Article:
Loudoun County supervisors have only until June 21 to finish up work on the long-delayed new comprehensive plan.
The new plan—long overdue according to state statute after nearly 20 years—was one of the first things the Board of Supervisors put into motion when they took office in 2016. Originally scheduled for 18 months, it has been in the works for three years.
After a series of public input sessions and lingering in a stakeholder steering committee made up of different government, business and local interests, the plan went to the Planning Commission in August 2018. In May, the commission produced a controversial plan that would allow a significant increase in development in Loudoun.
The current plan is forecasted to bring more than 29,000 new residential units into the county by 2040; the Planning Commission’s draft, almost doubles that to more than 56,000. It’s not a popular vision of Loudoun future. The proposal saw sustained outcry from more than 200 people during two public hearings last week.
Supervisor Matthew F. Letourneau (R-Dulles) said there are some parts of the plan where that “the board’s going to need to take a closer look at, and probably lend themselves to some changes.” He pointed out the Planning Commission’s work was centered around accommodating as much housing demand as possible.
“Loudoun County doesn’t necessarily need to meet as big a number as the Planning Commission was zeroing in on, and so if that’s the case, therefore, the plandoes not necessarily need the same type of density that the Planning Commission was looking at,” Letourneau said.
More than half of the additional development proposed in the Planning Commission’s draft of the new plan is in the Transition Policy Area, an area buffering rural west from suburban and urban east and making up about 7 percent of the county’s land. Much of the debate about the transition area has been around the area immediately south of Leesburg, where rural lands and suburban developments are closest.
Supervisor Tony R. Buffington (R-Blue Ridge) said that proposal threatens Loudoun’s rural areas.
“I don’t buy the argument that adding 16,000 new homes in the TPA is somehow saving the RPA,” Buffington wrote by email. “No, it’s called encroachment, and our residents and rural businesses clearly do not want that.”
He said growth in the transition area needs to be “reduced to as close to zero as possible.”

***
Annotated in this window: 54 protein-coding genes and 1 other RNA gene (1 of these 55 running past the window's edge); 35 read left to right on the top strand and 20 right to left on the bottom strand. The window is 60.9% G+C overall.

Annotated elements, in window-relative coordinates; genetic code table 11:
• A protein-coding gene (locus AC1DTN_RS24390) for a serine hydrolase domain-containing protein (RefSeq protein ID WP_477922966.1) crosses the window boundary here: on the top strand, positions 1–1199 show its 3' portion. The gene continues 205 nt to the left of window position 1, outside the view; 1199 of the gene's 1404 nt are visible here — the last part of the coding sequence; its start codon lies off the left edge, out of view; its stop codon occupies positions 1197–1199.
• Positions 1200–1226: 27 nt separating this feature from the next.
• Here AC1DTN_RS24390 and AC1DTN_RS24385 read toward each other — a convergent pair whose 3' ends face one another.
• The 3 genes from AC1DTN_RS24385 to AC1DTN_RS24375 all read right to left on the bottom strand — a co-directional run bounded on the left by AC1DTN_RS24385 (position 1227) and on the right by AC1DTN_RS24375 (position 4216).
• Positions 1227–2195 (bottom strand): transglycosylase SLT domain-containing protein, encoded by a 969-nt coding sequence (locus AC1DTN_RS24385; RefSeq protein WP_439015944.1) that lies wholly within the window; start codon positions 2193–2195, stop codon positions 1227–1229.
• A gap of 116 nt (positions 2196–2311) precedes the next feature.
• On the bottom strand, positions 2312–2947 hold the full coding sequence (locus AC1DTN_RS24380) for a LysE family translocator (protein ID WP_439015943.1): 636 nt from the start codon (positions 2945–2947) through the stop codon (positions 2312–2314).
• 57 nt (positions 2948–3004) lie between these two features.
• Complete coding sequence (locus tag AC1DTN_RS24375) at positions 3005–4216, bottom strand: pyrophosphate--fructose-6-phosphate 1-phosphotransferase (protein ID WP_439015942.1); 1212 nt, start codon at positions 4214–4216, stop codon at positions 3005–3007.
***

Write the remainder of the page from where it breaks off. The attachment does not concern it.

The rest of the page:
“There’s room for growth around Metro along with some in-fill and re-development opportunities in the Sterling area, but the Commission has proposed more than 16,000 new homes in the Transition Policy Area which residents clearly said they do not want,” Buffington said.
“It is likely that the Transition Policy Area will have some land bays that will be appropriate for development, but the numbers they’re talking about are unsustainable,” said County Chairwoman Phyllis J. Randall (D-At Large).
The transition area also runs along Loudoun’s southeastern border with Prince William County. And Letourneau said plans for those areas in the southeastern reaches of the transition area—in his district—also are concerning. In those areas, the Planning Commission suggested allowing 8,000 additional residential units beyond the current plan, but only after the infrastructure in the area—such as the completion of Northstar Boulevard and widening of Braddock Road—can support it.
“[Those are] two projects that are certainly not in anybody’s short-range timeline, so it’s probably worth conversation whether it even makes sense to put that type of restriction on it, given that those things may never happen,” Letourneau said.
In fact, he said, planning for massive development in those areas may even discourage work on those roads. Braddock and Northstar would both need improvements beyond Loudoun’s borders, or traffic jams would start at the county line. In neighboring counties like Prince William, Letourneau said, that is seen as a recipe for more through-traffic from out of town.